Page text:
The people who made Brexit happen

Looking back over 2016, there are a number of key individuals who can be said to have played a decisive role in seeing the UK leave the EU.  Here we consider some of those involved.


It’s clear that without the pressure the United Kingdom Independence Party put on the Conservative Party during the latter stages of the 2010-2015 Coalition Government, a referendum may never have been promised by David Cameron.  The then Prime Minister was facing a potential rebellion from hard line Eurosceptics in his own party, two of his MPs had defected to UKIP with threats of more to come, and it was far from clear the Tories were going to beat Ed Miliband’s Labour Party in the coming election.  The indefatigable Nigel Farage positioned UKIP in such a way as to force Cameron’s hand so that he could steady Conservative Party unity ahead of the 2015 General Election and turn his focus to beating Labour.


Without Cameron’s determination to defeat the issue that had split the Conservative Party since the late 80s – coupled with his confidence built on the recent Scottish independence referendum victory – a referendum may never have been promised.  That is was speaks to Cameron’s confidence that he could overcome decades of hostility and scepticism of the EU in the public and media without undertaking a long campaign to improve the EU’s image, and instead focused on warnings of economic Armageddon. 

Much has been written about the failures of the Remain campaign itself, but surely the most important moment of the whole effort to keep Britain in the EU was Cameron’s ‘renegotiation’ earlier in 2016.  Cameron had spent a substantial amount of time attempting to get powers back from Brussels, and his final deal was pooh-poohed as weak and inconsequential by virtually everyone.  His subsequent decision to ignore that renegotiation during the campaign reinforced in the public’s mind the inability of the EU to change (remember that Cameron was campaigning for Britain to remain inside a ‘reformed EU’) and Britain’s inability to shape things for the better.  Some have since argued that the outcome was sealed from that moment.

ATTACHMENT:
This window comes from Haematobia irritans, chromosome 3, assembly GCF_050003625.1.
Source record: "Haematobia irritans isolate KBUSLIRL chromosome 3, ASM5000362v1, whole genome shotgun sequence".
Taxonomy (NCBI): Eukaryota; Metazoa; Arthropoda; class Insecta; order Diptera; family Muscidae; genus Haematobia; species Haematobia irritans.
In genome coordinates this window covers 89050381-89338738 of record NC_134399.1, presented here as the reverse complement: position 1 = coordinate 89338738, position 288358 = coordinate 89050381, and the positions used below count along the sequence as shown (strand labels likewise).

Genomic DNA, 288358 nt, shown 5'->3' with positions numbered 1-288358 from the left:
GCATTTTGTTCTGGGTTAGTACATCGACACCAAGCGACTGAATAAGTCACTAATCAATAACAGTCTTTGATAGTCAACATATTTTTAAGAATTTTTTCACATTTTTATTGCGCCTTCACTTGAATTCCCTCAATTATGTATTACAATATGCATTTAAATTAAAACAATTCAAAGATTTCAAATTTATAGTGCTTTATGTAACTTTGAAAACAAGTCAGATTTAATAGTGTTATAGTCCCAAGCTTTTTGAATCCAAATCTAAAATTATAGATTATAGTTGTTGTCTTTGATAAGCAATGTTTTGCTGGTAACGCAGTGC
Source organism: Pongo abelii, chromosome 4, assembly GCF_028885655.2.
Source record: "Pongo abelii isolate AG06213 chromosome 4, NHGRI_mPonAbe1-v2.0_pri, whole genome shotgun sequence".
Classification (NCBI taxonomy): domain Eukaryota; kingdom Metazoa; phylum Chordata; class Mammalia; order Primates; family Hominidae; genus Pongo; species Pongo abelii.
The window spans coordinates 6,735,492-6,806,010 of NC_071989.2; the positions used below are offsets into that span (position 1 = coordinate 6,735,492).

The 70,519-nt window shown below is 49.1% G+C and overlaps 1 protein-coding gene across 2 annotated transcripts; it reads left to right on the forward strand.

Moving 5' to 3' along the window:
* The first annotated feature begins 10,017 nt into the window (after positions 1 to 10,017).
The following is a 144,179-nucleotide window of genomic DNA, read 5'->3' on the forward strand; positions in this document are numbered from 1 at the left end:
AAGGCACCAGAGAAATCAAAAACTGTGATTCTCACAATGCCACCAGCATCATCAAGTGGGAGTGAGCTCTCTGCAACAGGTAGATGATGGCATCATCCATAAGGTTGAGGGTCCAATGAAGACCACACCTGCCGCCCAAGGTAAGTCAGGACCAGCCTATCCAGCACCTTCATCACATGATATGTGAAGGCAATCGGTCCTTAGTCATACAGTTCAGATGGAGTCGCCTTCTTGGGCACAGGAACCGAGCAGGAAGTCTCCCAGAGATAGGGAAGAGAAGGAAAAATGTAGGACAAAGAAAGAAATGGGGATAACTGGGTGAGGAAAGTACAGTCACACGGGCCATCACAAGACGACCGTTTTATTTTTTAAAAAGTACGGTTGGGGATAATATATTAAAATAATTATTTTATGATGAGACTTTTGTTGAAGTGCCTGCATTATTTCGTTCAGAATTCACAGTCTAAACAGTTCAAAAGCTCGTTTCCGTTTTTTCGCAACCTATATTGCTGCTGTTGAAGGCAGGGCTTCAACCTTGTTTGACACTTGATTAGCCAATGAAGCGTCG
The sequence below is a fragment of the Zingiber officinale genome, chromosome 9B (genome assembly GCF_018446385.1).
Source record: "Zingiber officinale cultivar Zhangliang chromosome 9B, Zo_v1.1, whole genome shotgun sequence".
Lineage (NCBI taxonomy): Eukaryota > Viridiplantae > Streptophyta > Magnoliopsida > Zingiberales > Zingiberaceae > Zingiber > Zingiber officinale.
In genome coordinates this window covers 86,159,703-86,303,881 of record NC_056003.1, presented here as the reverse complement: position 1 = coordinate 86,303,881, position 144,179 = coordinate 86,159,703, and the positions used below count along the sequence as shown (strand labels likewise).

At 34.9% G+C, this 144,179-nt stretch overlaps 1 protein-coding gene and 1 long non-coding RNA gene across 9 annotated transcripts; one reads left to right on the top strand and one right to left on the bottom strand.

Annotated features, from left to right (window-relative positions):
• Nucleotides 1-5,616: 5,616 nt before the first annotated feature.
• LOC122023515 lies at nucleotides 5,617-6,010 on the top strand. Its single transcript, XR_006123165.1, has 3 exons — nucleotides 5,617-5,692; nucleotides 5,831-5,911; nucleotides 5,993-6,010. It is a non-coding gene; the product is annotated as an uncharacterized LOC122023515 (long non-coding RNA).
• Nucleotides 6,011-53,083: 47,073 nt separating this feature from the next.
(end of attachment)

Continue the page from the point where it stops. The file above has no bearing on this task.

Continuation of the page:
Corbyn’s long-time Euroscepticism from his time on the backbenches is well documented, so his conversion to a pro-EU campaigner during 2016 left few in doubt of his real convictions, especially as a result of the lacklustre approach he took to supporting the Remain cause.  In a campaign which saw prominent Tories and Lib Dems take much of the air time for Remain – Corbyn refused to share a stage with Cameron – many of the Labour voting public saw nobody who reflected their views and chose to vote Leave.  Given that much of Labour’s heartlands voted Leave, that ambiguous position may turn out to be the right approach, since UKIP is now expected to turn its focus to northern working class towns. 


The popular former Mayor of London spent an agonising amount of time deciding which side to back, and Number 10 knew it would be important to have him onside.  Polls had shown that Johnson was one of the few household names whose backing could swing large numbers of voters.  Many suspect the now Foreign Secretary decided to join the Vote Leave campaign to position himself as a future leader of an increasingly Eurosceptic Tory Party, though the likely reality is he held conflicting views which could have sent him towards either camp.  Needless to say, with his decision to join Leave, he upset Number 10, caused a rift in his friendship with the Prime Minister, and gave momentum to the Vote Leave campaign.


Considered the brains behind Vote Leave, Cummings distrusted pollsters and spent a large proportion of his time withstanding efforts to include the divisive Nigel Farage in the Leave campaign.  Cummings has said that if Farage had retired when he said he would Vote Leave could’ve won with 60% of the vote. 

Alongside Matthew Elliott, the campaign had to build up data that could underpin focused outreach and convert undecideds to the Leave side.  As one campaign insider put it, whilst Britain Stronger In Europe spent much of the final few days handing out leaflets at London Underground stations in a scattergun approach, Vote Leave was targeting individuals it knew had to be persuaded of the case.  He also came up with the slogan ‘Vote Leave, Take Control’ which so vividly encapsulated views of the public in a way that ‘Britain Stronger in Europe’ failed to do.

Michael Stott

Hill & Knowlton Strategies Search